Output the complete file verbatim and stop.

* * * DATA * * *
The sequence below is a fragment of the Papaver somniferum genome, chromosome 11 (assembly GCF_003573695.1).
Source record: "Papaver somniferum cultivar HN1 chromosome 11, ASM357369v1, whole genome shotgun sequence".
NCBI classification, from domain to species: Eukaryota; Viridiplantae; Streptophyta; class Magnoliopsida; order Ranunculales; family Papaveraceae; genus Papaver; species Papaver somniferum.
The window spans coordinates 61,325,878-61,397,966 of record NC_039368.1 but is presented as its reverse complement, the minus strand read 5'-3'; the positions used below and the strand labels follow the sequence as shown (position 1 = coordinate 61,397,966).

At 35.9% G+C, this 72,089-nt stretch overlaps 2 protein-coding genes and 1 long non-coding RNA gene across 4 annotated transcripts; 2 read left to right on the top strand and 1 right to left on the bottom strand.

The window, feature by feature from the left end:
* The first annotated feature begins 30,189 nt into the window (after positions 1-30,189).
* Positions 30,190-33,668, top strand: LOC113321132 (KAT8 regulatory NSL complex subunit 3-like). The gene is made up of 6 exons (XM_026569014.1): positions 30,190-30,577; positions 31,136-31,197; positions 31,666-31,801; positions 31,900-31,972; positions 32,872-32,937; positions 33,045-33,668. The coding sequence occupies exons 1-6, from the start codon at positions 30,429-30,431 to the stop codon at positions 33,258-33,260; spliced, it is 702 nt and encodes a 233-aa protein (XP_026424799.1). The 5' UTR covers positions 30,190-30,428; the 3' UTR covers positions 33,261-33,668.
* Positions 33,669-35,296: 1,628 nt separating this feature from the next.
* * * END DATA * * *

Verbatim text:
The sequence below is a fragment of the Papaver somniferum genome, chromosome 11 (assembly GCF_003573695.1).
Source record: "Papaver somniferum cultivar HN1 chromosome 11, ASM357369v1, whole genome shotgun sequence".
NCBI classification, from domain to species: Eukaryota; Viridiplantae; Streptophyta; class Magnoliopsida; order Ranunculales; family Papaveraceae; genus Papaver; species Papaver somniferum.
The window spans coordinates 61,325,878-61,397,966 of record NC_039368.1 but is presented as its reverse complement, the minus strand read 5'-3'; the positions used below and the strand labels follow the sequence as shown (position 1 = coordinate 61,397,966).

At 35.9% G+C, this 72,089-nt stretch overlaps 2 protein-coding genes and 1 long non-coding RNA gene across 4 annotated transcripts; 2 read left to right on the top strand and 1 right to left on the bottom strand.

The window, feature by feature from the left end:
* The first annotated feature begins 30,189 nt into the window (after positions 1-30,189).
* Positions 30,190-33,668, top strand: LOC113321132 (KAT8 regulatory NSL complex subunit 3-like). The gene is made up of 6 exons (XM_026569014.1): positions 30,190-30,577; positions 31,136-31,197; positions 31,666-31,801; positions 31,900-31,972; positions 32,872-32,937; positions 33,045-33,668. The coding sequence occupies exons 1-6, from the start codon at positions 30,429-30,431 to the stop codon at positions 33,258-33,260; spliced, it is 702 nt and encodes a 233-aa protein (XP_026424799.1). The 5' UTR covers positions 30,190-30,428; the 3' UTR covers positions 33,261-33,668.
* Positions 33,669-35,296: 1,628 nt separating this feature from the next.